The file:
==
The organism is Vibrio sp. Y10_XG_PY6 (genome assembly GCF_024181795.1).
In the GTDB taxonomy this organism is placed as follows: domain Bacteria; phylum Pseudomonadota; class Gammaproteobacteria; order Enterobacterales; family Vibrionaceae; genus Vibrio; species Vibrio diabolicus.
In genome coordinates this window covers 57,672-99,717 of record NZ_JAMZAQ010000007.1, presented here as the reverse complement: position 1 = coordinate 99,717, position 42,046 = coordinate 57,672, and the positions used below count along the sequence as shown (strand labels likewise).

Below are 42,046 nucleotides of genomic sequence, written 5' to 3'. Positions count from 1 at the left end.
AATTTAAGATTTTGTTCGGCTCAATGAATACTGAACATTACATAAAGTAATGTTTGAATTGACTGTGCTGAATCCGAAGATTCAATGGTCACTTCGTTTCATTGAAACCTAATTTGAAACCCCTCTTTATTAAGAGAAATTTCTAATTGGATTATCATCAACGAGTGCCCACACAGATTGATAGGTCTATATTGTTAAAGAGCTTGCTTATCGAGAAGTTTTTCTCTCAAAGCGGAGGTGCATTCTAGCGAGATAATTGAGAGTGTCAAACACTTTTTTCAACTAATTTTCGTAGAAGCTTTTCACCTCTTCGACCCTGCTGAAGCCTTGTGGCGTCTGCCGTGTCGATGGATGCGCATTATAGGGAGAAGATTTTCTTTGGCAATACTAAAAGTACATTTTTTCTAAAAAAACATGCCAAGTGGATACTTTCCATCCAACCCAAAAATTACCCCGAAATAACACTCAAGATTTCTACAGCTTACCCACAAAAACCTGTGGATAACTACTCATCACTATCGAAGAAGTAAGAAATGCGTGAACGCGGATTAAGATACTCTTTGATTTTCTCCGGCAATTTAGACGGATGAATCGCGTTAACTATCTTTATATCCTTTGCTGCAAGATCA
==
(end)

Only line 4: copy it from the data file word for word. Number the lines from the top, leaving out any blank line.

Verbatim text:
Below are 42,046 nucleotides of genomic sequence, written 5' to 3'. Positions count from 1 at the left end.